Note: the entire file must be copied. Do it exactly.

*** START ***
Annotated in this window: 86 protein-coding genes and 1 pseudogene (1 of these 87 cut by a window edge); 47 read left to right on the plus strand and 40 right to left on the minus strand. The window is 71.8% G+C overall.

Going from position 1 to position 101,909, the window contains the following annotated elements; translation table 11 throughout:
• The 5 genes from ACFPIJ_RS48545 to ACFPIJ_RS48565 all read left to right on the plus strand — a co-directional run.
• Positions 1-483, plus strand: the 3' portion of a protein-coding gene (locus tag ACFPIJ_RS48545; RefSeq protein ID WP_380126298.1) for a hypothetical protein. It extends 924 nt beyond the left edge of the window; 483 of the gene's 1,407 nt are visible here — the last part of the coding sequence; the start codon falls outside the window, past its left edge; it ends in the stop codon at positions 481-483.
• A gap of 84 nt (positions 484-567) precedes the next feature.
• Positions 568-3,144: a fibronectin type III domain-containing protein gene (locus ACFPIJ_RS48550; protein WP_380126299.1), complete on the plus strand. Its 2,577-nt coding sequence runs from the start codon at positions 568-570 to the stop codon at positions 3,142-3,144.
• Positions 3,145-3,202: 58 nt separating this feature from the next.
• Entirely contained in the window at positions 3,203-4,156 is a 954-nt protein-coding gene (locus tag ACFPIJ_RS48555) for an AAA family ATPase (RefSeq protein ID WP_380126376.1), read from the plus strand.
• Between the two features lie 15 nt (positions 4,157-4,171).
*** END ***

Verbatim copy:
Annotated in this window: 86 protein-coding genes and 1 pseudogene (1 of these 87 cut by a window edge); 47 read left to right on the plus strand and 40 right to left on the minus strand. The window is 71.8% G+C overall.

Going from position 1 to position 101,909, the window contains the following annotated elements; translation table 11 throughout:
• The 5 genes from ACFPIJ_RS48545 to ACFPIJ_RS48565 all read left to right on the plus strand — a co-directional run.
• Positions 1-483, plus strand: the 3' portion of a protein-coding gene (locus tag ACFPIJ_RS48545; RefSeq protein ID WP_380126298.1) for a hypothetical protein. It extends 924 nt beyond the left edge of the window; 483 of the gene's 1,407 nt are visible here — the last part of the coding sequence; the start codon falls outside the window, past its left edge; it ends in the stop codon at positions 481-483.
• A gap of 84 nt (positions 484-567) precedes the next feature.
• Positions 568-3,144: a fibronectin type III domain-containing protein gene (locus ACFPIJ_RS48550; protein WP_380126299.1), complete on the plus strand. Its 2,577-nt coding sequence runs from the start codon at positions 568-570 to the stop codon at positions 3,142-3,144.
• Positions 3,145-3,202: 58 nt separating this feature from the next.
• Entirely contained in the window at positions 3,203-4,156 is a 954-nt protein-coding gene (locus tag ACFPIJ_RS48555) for an AAA family ATPase (RefSeq protein ID WP_380126376.1), read from the plus strand.
• Between the two features lie 15 nt (positions 4,157-4,171).